South Dakota, House Bill to End No-Fault Divorce
- Posted by Mary's Advocates
- On March 11, 2020
South Dakota State Representative Tony Randolph, on January 29, 2020, introduced a House Bill to remove no-fault divorce (see HB 1158). The audio of his statements to the judiciary committee are available on the legislator’s website. As I listened to his presentation given on February 19, I noted some of his points.
Randolph is an electrical contractor, a working guy. He argues that no-fault divorce is detrimental on society. Divorce is a ripping and a tearing. The idea of no-fault divorce (that one party can simply say I don’t want to do this anymore, for any reason, like “I don’t love you anymore,” or I’m interested in someone else) makes no sense for the highest contract into which anyone can enter. It is detrimental to society to end marriage so easily. It is equivalent to throwing the other spouse away and throwing the children away. In breaking any contract, there is a penalty for breaking the contract, yet for one of the highest contracts that we can enter, we make it throwaway.
Rep. Randolph read into the record Beverly Willet’s letter supporting his Bill to eliminate no-fault divorce. She is a lawyer who founded the Coalition for Divorce Reform. Children who grow up in intact homes with their Mom and Dad do better on all metrics than those who undergo divorce. No-fault divorce violates that US Constitution’s protection to due process of law. Defendants can do nothing to defend against a Plaintiff’s desire for divorce. Marital misconduct used to be the basis for divorce wherein a Plaintiff had to prove that some law-based right was violated by the Defendant. Marriage constitutes a key-stone of the social order and no-fault destroys social order.
The government, said Rep. Randolph, is supposed to strengthen society, so it is within the government’s responsibility to end no-fault divorce. The South Dakota House Judiciary Committee voted 10 to 3 to reject the Bill. Thereafter, they voted on a motion to end the Bill. An aid at the South Dakota Legislative Research Council told Mary’s Advocates that voting on a motion to move it to the 41st day means the Bill is killed because there is no 41st day.
Two opponents for the Bill lobbied the judiciary committee. Bob Riter, a registered lobbyist for the State Bar of South Dakota said the current law only allows for no-fault divorce with the agreement of both parties (find audio HERE). Unlike many states, a Plaintiff in South Dakota cannot force a divorce on a Defendant on the grounds of irreconcilable differences, unless both parties agree, or the Defendant makes no appearance § 25-4-17.2 . The other opponent for the Bill was Steven S. Siegel, a registered lobbyist for South Dakota Trial Lawyers Association. He said that the family lawyers he know believe that eliminating no-fault divorce is a bad idea. Doing so would result in people airing their dirty laundry on the public record and it would be horrible to try to force people to stay married.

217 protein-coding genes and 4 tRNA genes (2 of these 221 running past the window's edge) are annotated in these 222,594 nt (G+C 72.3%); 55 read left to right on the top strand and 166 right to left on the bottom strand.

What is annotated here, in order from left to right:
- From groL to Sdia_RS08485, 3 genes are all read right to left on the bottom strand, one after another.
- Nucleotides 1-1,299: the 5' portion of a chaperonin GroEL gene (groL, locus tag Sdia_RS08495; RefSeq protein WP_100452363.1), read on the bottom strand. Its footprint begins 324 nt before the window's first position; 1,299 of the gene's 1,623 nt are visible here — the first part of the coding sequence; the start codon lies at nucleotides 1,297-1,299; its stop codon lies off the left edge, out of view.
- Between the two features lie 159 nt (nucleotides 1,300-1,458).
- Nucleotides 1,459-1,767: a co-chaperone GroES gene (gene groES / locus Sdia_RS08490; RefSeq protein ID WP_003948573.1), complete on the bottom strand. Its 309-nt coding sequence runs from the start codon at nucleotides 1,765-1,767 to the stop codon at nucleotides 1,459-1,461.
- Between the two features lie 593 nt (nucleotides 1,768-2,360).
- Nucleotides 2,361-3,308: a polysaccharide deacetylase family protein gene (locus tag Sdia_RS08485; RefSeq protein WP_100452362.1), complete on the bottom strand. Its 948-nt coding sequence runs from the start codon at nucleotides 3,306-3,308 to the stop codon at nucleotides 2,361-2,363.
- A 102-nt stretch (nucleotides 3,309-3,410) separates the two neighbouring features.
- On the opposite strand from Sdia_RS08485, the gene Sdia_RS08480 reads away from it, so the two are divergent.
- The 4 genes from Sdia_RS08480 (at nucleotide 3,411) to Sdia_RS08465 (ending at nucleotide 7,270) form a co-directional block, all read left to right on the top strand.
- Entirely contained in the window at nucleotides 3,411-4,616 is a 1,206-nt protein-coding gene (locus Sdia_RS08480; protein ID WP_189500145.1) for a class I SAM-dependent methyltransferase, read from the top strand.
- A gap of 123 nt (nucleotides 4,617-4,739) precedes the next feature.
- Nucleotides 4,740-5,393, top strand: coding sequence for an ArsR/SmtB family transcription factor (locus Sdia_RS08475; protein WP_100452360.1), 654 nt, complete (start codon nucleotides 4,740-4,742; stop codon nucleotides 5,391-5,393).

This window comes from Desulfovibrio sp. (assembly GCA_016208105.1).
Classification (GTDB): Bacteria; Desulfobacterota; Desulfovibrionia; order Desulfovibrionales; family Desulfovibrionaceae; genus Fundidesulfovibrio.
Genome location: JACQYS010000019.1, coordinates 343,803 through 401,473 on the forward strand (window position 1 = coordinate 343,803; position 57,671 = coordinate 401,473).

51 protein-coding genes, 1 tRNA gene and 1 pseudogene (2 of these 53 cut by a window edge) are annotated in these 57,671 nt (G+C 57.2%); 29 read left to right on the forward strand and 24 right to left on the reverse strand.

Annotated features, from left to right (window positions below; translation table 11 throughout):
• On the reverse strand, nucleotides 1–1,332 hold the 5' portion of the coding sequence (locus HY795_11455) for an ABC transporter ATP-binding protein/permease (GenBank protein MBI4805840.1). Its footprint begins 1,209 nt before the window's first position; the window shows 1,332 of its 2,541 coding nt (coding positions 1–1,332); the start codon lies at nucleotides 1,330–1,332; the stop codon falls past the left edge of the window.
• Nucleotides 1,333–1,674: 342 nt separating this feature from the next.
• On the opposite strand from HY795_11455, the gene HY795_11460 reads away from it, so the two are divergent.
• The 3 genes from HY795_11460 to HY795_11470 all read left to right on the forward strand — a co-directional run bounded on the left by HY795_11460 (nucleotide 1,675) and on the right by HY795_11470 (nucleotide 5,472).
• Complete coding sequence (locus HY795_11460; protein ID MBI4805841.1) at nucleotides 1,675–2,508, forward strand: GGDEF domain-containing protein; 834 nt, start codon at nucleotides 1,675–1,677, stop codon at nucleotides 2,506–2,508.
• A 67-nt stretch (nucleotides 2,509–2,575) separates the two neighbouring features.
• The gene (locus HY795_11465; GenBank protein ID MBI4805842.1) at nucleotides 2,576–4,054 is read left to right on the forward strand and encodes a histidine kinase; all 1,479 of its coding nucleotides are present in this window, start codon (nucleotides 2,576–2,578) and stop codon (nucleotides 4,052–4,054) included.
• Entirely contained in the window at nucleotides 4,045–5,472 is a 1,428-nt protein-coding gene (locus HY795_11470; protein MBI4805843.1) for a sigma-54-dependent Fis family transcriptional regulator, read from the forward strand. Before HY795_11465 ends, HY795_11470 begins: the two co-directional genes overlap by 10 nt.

If one adopts the secular view of marriage – that the obligations should only continue as long as a party emotionally feels fulfilled by the marriage – then it is silly to try to hold someone accountable for breaking their marriage promises. However, if one holds the view that marriage is the building cell of society and children have a right to be raised in an intact home, then it would an act of justice to require the party who reneged on the marriage promises to repair the harm done to the other spouse and children. Justice would demand that fault-based divorce result in the party who wanted to keep the family together receiving compensation for damages caused by the party at fault. Justice would demand that children’s lives would be not be interrupted by forcibly losing everyday access to the parent who did not renege on the marriage promises.
I reside in Ohio, and defendants’ lawyers have been known to omit informing defendants that Ohio’s no-fault ground is inapplicable if the defendant denies it. In Ohio, besides “incompatibility” a Plaintiff can force a no-fault divorce by being separated from the other for a year. Defendants’ lawyers have been known to omit informing defendants that marital abandonment is a crime in Ohio, and support can be obtained via suing for necessaries.
In South Dakota, there is no such option to force a no-fault divorce by leaving the marital home for particular number of months. I suggest that pro-family South Dakota legislators consider another idea for a bill: Require the citation of defendants in divorce complaints to show all the grounds for divorce in a predominant way and show that the ground of “irreconcilable differences” cannot be used by a Plaintiff if the Defendant does not agree and informs the court of such.